Mad dash to find your gate.  (This COULD be a leisurely stroll, but I’m a horrible procrastinator, and probably didn’t leave home until the last possible minute.  I guess I like living on the edge….)  Sit and wait.  Find out that flight is delayed.  Wait some more.  Line up by caste ranking, but as close to the front of the line as you can, so you aren’t separated from your carry-on due to full overhead bins.  Get your bar code scanned.  Find your seat.  Buckle up.  Ride to de-icing.  Park.  Wait some more.  Insert a variety of potential delays – flat tire, ground stop, weather, or JUST BECAUSE IT’S TUESDAY, and eventually take off for your next destination – a two-hour layover.

Are we having fun yet?  I think, after flying for so long, I now know how cattle feels.  Except at the end of the trip, I don’t go to slaughter, I go to work.  Not sure who is getting the better deal here.

So I FINALLY get to San Diego.  But as travelers know, the airport isn’t really your final destination. Now you have to find your shuttle, and it’s rush hour (of course.)  It’s another hour before I get to my hotel.  And part of the trip involves high-speed travel over a very long, very narrow, very HIGH bridge.  (This bridge is sometimes called the Suicide Bridge. It’s 2000 feet above the water.  That’s a long, long way down….)  Clearly, our driver has a teenage fantasy about NASCAR, or Bump-N-Jump, or maybe the local ordinance prohibits staying in one lane for more than 500 feet at a time.  It’s a white-knuckler over the span, that’s for sure.  And me without a paper bag to breathe into, or a parachute, just in case.

By the time I get to my hotel, I’ve sailed past grumpy, dashed by cranky, and completely missed irritable.  If I was a cartoon character, you’d see FOUL MOOD in an aura-like cloud radiating off my head like steam.  So I get to my room, unpack…and then have my meltdown.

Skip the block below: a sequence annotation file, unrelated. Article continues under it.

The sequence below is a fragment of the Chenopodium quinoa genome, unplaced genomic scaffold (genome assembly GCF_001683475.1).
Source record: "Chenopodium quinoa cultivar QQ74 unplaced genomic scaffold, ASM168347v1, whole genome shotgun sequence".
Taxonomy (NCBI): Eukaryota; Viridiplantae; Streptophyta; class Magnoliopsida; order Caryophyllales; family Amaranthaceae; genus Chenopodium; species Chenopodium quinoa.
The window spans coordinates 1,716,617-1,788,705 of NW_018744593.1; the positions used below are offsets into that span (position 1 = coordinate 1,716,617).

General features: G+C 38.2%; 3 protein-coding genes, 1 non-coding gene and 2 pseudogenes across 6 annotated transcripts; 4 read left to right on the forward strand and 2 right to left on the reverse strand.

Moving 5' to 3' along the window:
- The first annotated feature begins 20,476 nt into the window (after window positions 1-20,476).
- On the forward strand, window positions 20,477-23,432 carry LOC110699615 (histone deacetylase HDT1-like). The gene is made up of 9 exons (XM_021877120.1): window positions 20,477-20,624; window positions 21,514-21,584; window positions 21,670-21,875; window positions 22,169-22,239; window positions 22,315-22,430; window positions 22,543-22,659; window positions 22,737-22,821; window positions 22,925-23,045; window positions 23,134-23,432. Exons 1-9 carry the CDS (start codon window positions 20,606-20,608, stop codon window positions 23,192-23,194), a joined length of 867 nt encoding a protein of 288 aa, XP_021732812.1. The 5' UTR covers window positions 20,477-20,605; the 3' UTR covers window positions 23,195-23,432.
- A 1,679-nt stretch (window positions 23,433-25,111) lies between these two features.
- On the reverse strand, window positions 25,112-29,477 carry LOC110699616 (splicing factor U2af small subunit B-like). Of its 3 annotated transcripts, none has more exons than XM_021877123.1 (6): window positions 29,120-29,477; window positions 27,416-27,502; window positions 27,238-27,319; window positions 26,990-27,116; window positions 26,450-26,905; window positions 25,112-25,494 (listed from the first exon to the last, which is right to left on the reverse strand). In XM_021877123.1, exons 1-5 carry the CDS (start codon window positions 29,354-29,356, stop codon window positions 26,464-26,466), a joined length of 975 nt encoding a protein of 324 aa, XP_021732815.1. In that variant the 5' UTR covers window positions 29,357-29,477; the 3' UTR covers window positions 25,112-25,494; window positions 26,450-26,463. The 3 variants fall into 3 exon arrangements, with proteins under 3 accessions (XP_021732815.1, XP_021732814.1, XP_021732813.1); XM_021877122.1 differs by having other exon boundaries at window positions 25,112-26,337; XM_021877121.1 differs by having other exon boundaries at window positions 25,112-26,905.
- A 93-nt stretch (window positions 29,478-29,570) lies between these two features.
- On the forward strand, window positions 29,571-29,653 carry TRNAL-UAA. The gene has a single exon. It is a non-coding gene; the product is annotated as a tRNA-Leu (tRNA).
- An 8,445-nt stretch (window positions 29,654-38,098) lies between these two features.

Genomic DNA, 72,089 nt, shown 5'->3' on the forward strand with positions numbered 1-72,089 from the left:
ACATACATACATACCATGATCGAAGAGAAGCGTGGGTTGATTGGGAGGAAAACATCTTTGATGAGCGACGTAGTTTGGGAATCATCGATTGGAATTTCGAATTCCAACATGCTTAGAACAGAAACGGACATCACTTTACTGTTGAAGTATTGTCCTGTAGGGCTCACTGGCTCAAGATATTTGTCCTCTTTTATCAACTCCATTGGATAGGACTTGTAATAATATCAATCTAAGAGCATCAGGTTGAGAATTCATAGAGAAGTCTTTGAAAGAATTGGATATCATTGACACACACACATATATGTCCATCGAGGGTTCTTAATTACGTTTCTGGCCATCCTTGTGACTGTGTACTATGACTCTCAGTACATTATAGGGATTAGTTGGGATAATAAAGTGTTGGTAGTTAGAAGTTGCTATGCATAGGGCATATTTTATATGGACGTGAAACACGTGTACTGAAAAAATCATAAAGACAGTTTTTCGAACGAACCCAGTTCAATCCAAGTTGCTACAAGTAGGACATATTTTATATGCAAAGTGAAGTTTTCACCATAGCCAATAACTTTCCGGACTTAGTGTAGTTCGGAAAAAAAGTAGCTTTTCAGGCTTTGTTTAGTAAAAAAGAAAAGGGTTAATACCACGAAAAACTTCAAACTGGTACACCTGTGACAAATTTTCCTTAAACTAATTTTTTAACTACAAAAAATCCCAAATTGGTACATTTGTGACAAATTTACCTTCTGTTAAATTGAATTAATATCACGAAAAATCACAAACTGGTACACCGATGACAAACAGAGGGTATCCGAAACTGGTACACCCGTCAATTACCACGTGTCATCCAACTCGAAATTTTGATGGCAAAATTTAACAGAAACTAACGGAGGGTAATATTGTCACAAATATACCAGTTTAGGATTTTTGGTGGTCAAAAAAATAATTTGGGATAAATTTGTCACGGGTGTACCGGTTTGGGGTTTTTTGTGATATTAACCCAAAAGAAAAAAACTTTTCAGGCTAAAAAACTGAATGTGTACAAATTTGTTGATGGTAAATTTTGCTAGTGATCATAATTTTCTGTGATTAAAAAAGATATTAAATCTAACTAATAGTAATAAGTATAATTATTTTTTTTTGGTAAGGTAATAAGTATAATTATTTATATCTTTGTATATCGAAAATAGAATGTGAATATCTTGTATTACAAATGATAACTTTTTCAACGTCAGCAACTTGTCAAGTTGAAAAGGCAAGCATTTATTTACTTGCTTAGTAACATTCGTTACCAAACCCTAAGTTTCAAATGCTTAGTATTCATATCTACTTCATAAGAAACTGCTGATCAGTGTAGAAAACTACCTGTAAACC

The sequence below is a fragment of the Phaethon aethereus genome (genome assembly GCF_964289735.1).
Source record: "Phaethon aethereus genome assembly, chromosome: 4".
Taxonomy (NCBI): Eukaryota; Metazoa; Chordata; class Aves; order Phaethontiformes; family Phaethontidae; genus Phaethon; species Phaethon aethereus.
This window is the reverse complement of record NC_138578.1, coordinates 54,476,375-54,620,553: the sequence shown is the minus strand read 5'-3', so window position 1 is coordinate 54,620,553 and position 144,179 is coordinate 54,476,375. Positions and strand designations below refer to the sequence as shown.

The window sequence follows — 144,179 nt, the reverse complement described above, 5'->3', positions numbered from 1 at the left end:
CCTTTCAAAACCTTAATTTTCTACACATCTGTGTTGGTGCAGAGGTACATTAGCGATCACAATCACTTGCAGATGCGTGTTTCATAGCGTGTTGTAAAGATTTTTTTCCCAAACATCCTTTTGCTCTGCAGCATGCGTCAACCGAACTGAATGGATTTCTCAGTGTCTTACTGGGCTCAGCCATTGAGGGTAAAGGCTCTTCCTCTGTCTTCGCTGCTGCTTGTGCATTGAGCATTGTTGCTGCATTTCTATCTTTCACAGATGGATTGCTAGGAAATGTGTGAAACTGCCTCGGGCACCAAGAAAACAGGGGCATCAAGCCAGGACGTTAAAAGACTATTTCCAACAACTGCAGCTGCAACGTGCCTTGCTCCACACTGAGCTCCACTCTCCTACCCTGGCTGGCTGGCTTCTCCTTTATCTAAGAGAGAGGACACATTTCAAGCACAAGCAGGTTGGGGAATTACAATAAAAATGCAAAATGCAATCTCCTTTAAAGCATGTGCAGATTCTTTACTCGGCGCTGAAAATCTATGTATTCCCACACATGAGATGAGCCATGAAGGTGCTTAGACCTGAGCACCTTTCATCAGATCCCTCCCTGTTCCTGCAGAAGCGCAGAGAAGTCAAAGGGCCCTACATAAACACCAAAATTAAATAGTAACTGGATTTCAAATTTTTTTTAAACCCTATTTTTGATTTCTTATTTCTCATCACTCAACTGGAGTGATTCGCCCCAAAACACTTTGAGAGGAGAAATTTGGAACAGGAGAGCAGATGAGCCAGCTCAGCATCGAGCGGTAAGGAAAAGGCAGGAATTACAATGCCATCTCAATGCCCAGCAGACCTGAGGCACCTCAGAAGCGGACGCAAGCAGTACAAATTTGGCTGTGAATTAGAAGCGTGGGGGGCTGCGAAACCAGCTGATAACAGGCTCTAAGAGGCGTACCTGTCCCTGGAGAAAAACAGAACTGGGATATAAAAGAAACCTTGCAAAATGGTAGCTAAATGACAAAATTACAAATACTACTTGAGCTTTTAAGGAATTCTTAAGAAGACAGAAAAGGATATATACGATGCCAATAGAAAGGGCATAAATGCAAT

After about 15 minutes of an unspecified rant of I HATE EVERYTHING <stomp stomp stomp> I take a deep breath and notice that there’s still daylight.  I wander down to the beach.



I kick off my shoes and roll up my yoga pants and head to the shore.  I climb out on the rocks.  I watch the surf.

I breathe.  For maybe the first time all day.  I breathe in, I breathe out, and I just soak in the calm and the beauty.

I spend the next hour or so walking up and down the shoreline, marveling at every shell, rock, and hunk of seaweed.  I stick my toes in the cold surf and let the sand ease away all the baggage I’d been carrying around in my head.  I sit on the rocks, dangerously close to the icy, crashing waves.  And I breathe.

And then…I see it.  I SEE IT.  I cannot believe what I am seeing:

ZOMG SEAL1 Is…is that what I think it is?


ZOMG SEAL2I’m awestruck at this little dude, and watch him for a few minutes as he flops up on shore, barks as the bewildered tourists, and then casually heads back out to sea.

And then:


It’s getting colder, but I just can’t tear myself away from this.  The sky lights up in pink and periwinkle and it’s the most beautiful thing I’ve ever seen.

And as the sun continues to set, I receive the most fantastic gift as the sky explodes in color:


I’ve never seen anything like this.  It’s indescribably beautiful.

I’m overwhelmed by what I’m feeling.  It’s…peace.  Peace and joy.  I’m refreshed and renewed.  What started out as a boring, frustrating, work-required inconvenience was something I needed badly.  So very badly.  More than I ever knew.

Sometimes, God throws you a small reminder that He’s out there, even when you forget to look.  I’m holding this reminder close to my heart, to remind me that life really can bring joy.

Just keep looking.

This is life’s love letter to me.  Dear Kate, you are loved.  Sealed with a sunset.

1 thought on “Sealed With A Sunset

  1. Pingback: Liebster, Revisited: Part 3 of 3: How I Met the Hubs. And Shoes. | Carrots in My Carryon